A shiney new operating system? Let’s install it! Hold up. If you’re working on a development machine which you rely on to do work with, think about the dependencies that might break. Luckily, I’ve already done the hard work for you and figured out all the things you need to do for your development machine to be in good working order. There’s just a few things to do once you’ve upgraded.


Firstly, we need to go ahead and tell homebrew that we’ve upgraded to Sierra by running an update and upgrade. This will check for the latest packages that are built for the new operating system you’re on. Simply run the following (please note, this may take a while):

After that’s complete, check everything has installed successfully and that there are no errors by looking at the output from above and, if necessary, by running:

If you encounter any issues, homebrew should be fairly vocal with how you go about fixing issues. If you’re lucky, it will even give you the command to run.


After the upgrade, you’ll notice all your virtual hosts have disappeared! Not a great start, but luckily macOS keeps the original files you appended with ~orig and the previous versions (with all your old data in) appended with ~previous. You can go ahead and reinstate those files using the commands below:

The above command only copies over your previous versions of the httpd-vhosts.conf and httpd-ssl.conf file. If you’re aware you’ve changed more than these two files for your extra set up, go ahead and copy those over as well. You can see a list of these files by running:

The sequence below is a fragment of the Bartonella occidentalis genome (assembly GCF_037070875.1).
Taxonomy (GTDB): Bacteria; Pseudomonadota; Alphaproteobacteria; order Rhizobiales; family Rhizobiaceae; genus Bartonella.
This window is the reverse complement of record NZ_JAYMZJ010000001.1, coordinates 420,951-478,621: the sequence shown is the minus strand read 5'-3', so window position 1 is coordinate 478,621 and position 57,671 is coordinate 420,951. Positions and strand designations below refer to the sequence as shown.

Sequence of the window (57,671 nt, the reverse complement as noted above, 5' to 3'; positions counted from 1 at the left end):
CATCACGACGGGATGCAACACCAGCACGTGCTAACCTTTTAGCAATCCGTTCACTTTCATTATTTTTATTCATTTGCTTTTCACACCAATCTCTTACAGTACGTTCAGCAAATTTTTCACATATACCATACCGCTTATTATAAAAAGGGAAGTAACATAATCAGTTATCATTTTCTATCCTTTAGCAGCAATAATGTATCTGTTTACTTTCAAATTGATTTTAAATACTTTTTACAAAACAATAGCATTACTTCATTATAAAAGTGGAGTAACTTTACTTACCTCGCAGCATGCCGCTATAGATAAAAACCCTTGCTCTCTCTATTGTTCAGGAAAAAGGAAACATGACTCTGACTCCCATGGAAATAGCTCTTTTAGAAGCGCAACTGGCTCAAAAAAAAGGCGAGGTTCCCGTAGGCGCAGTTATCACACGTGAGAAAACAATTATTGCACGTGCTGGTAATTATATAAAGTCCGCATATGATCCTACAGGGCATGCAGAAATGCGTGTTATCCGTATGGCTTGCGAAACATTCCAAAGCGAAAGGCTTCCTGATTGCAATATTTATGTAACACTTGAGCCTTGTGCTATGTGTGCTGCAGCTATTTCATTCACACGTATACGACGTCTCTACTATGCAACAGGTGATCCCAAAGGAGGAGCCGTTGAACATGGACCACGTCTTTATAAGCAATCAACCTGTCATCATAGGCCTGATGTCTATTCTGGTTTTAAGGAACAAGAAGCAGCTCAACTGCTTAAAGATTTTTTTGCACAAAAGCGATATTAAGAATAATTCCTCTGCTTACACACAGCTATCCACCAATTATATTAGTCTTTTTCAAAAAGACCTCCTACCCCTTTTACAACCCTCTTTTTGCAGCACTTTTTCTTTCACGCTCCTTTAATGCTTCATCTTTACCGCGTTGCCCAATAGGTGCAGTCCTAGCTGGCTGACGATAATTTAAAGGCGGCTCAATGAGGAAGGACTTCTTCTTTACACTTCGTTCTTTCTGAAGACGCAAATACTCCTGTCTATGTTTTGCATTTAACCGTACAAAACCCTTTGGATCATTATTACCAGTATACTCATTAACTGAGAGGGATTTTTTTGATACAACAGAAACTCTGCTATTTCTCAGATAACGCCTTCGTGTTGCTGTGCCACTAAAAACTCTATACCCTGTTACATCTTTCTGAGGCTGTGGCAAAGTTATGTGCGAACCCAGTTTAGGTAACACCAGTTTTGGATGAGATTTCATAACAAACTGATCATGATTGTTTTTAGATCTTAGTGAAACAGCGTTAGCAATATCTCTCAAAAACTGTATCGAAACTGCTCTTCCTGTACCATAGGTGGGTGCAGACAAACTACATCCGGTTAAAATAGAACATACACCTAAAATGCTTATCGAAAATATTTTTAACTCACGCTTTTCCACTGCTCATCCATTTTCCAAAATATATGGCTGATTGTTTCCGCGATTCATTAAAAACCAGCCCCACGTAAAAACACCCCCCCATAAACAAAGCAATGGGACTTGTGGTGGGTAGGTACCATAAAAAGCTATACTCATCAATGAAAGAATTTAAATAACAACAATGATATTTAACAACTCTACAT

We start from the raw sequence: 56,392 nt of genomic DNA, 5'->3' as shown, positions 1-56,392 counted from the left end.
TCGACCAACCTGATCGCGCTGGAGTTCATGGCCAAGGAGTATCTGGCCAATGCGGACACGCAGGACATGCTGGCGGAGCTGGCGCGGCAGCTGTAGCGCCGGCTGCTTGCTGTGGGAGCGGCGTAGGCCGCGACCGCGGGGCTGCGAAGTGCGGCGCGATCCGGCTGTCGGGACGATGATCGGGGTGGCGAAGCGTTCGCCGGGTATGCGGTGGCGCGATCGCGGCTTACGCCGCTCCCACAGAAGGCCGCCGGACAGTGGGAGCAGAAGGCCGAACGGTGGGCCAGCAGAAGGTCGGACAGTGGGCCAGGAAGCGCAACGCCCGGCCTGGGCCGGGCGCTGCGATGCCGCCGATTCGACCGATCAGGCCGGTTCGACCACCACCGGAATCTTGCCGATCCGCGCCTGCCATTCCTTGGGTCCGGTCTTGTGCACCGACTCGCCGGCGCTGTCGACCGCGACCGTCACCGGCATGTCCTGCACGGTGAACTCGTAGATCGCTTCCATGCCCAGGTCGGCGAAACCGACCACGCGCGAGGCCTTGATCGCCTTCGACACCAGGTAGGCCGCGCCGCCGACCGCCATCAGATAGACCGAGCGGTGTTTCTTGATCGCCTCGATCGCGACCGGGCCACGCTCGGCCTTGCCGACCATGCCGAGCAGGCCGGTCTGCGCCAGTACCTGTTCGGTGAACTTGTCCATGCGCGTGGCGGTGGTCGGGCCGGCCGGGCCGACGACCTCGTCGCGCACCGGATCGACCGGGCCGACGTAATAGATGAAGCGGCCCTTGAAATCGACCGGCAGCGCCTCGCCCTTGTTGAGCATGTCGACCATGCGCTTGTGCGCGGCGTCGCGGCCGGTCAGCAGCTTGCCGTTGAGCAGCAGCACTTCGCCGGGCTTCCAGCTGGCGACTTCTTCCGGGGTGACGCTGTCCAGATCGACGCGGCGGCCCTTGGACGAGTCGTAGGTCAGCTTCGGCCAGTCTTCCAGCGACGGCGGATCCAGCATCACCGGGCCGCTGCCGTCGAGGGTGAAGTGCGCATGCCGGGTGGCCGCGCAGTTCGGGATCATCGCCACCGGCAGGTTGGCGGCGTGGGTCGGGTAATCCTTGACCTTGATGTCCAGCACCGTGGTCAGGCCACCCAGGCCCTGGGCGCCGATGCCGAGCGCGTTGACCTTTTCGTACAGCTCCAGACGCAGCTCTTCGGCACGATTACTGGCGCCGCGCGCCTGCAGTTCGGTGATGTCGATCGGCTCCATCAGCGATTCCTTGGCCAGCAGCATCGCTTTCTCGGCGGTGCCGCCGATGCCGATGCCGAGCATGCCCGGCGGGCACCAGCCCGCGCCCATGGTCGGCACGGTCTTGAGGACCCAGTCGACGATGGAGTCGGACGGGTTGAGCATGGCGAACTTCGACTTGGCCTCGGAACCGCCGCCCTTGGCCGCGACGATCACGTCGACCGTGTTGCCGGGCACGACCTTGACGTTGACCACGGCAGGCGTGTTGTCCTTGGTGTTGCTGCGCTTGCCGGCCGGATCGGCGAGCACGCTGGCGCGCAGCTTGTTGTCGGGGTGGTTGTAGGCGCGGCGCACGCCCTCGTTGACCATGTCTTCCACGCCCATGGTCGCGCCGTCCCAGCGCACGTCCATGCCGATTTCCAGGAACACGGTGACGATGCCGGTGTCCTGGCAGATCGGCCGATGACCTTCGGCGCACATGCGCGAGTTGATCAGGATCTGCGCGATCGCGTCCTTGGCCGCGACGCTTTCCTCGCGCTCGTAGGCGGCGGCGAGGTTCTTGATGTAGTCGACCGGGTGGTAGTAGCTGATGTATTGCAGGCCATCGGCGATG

When you’re ready, go ahead and test the configuration files are set up in the right way by running the Apache configuration test:

You may come across some issues, but this command should show you the file and line number where it occurred. Since there may be changes made in the httpd configuration files from your previous version (depending on what you had before and how out of date the syntax was), you might find it easier to start your httpd.conf file from fresh, and make the necessary changes you need for your local set up manually. For more information on how to set up a virtual host in Apache on MacOSX, check out my other post.

When you finally get the a-ok from the Apache configuration test, go ahead and restart Apache using the following command:


This one took me a while to work out. When trying to access your database from ‘localhost’, it doesn’t work. But when you try ‘’, it does. It can also show up as a ‘2002 Socket error’.